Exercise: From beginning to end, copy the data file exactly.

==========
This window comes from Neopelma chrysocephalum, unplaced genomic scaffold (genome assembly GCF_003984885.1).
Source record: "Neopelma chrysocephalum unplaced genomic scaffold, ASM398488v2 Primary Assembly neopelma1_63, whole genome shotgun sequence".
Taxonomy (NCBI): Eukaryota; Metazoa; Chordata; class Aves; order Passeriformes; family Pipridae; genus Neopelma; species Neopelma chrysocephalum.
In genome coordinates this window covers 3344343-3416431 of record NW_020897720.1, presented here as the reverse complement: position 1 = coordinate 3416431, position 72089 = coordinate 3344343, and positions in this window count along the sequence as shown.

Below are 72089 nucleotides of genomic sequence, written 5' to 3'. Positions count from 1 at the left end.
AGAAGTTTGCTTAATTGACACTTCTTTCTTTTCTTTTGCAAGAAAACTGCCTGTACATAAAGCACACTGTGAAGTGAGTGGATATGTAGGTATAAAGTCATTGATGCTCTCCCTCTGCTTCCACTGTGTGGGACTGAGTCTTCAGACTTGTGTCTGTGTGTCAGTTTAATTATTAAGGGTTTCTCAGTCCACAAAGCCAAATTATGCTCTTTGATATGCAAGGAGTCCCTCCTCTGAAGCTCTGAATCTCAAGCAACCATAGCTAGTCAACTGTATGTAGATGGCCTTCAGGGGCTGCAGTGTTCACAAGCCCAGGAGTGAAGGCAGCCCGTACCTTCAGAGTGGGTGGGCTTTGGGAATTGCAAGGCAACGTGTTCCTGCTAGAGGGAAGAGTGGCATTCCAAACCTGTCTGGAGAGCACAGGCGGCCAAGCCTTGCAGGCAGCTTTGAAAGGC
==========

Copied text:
This window comes from Neopelma chrysocephalum, unplaced genomic scaffold (genome assembly GCF_003984885.1).
Source record: "Neopelma chrysocephalum unplaced genomic scaffold, ASM398488v2 Primary Assembly neopelma1_63, whole genome shotgun sequence".
Taxonomy (NCBI): Eukaryota; Metazoa; Chordata; class Aves; order Passeriformes; family Pipridae; genus Neopelma; species Neopelma chrysocephalum.
In genome coordinates this window covers 3344343-3416431 of record NW_020897720.1, presented here as the reverse complement: position 1 = coordinate 3416431, position 72089 = coordinate 3344343, and positions in this window count along the sequence as shown.

Below are 72089 nucleotides of genomic sequence, written 5' to 3'. Positions count from 1 at the left end.
AGAAGTTTGCTTAATTGACACTTCTTTCTTTTCTTTTGCAAGAAAACTGCCTGTACATAAAGCACACTGTGAAGTGAGTGGATATGTAGGTATAAAGTCATTGATGCTCTCCCTCTGCTTCCACTGTGTGGGACTGAGTCTTCAGACTTGTGTCTGTGTGTCAGTTTAATTATTAAGGGTTTCTCAGTCCACAAAGCCAAATTATGCTCTTTGATATGCAAGGAGTCCCTCCTCTGAAGCTCTGAATCTCAAGCAACCATAGCTAGTCAACTGTATGTAGATGGCCTTCAGGGGCTGCAGTGTTCACAAGCCCAGGAGTGAAGGCAGCCCGTACCTTCAGAGTGGGTGGGCTTTGGGAATTGCAAGGCAACGTGTTCCTGCTAGAGGGAAGAGTGGCATTCCAAACCTGTCTGGAGAGCACAGGCGGCCAAGCCTTGCAGGCAGCTTTGAAAGGC